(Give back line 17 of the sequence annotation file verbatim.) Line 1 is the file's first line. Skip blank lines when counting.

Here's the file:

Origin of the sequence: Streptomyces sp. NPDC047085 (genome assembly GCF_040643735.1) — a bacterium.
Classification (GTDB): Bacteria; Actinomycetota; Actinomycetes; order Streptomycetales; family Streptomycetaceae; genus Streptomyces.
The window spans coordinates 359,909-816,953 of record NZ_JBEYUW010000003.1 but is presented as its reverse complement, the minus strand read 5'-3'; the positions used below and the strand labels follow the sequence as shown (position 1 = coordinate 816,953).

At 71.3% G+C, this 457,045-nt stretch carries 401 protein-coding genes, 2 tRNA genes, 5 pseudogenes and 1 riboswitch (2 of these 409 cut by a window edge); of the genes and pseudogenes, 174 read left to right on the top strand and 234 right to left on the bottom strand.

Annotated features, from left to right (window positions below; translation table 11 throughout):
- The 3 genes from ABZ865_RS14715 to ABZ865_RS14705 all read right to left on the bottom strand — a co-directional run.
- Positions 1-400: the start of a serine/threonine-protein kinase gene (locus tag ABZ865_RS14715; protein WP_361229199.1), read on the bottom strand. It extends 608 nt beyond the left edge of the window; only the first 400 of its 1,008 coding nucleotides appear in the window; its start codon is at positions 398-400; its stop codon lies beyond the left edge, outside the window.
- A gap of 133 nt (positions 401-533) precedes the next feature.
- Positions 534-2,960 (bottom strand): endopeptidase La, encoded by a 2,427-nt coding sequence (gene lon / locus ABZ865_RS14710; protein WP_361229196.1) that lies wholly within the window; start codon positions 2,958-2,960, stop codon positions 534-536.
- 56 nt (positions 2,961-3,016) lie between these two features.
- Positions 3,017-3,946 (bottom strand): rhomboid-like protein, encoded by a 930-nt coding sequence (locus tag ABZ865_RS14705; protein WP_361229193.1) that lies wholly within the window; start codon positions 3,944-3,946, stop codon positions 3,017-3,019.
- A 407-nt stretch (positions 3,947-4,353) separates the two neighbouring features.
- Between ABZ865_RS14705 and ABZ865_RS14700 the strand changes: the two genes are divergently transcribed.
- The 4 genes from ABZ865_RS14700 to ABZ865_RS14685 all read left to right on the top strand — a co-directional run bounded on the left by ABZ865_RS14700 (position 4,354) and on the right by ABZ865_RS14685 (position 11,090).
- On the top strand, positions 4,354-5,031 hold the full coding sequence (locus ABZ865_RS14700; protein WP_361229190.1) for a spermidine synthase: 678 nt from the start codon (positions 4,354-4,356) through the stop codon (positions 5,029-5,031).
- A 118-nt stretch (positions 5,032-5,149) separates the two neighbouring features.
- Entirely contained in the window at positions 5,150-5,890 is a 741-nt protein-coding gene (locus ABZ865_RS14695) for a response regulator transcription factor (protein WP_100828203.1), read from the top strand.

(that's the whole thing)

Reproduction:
- Entirely contained in the window at positions 5,150-5,890 is a 741-nt protein-coding gene (locus ABZ865_RS14695) for a response regulator transcription factor (protein WP_100828203.1), read from the top strand.